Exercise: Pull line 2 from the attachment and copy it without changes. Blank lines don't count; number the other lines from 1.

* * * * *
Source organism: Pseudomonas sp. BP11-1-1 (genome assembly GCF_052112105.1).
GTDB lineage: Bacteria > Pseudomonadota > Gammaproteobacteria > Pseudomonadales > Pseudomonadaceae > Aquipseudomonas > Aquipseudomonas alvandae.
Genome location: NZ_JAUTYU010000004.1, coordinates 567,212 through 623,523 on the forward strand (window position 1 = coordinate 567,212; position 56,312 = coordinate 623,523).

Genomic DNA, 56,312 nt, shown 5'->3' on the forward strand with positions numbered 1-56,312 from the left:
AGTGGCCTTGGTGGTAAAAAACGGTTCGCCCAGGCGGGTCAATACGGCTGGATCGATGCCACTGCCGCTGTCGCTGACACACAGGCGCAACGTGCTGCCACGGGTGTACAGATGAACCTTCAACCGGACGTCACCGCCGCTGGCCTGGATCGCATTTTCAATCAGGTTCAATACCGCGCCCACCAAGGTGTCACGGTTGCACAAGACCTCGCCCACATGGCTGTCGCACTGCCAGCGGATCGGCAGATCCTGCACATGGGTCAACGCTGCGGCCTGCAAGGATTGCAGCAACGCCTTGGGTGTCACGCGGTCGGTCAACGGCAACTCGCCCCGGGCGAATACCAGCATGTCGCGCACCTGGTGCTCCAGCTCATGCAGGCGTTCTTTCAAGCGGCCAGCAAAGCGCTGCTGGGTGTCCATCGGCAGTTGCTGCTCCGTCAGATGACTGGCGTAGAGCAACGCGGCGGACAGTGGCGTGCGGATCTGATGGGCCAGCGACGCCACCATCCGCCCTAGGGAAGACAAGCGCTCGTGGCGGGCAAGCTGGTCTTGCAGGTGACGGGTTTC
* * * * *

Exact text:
GTDB lineage: Bacteria > Pseudomonadota > Gammaproteobacteria > Pseudomonadales > Pseudomonadaceae > Aquipseudomonas > Aquipseudomonas alvandae.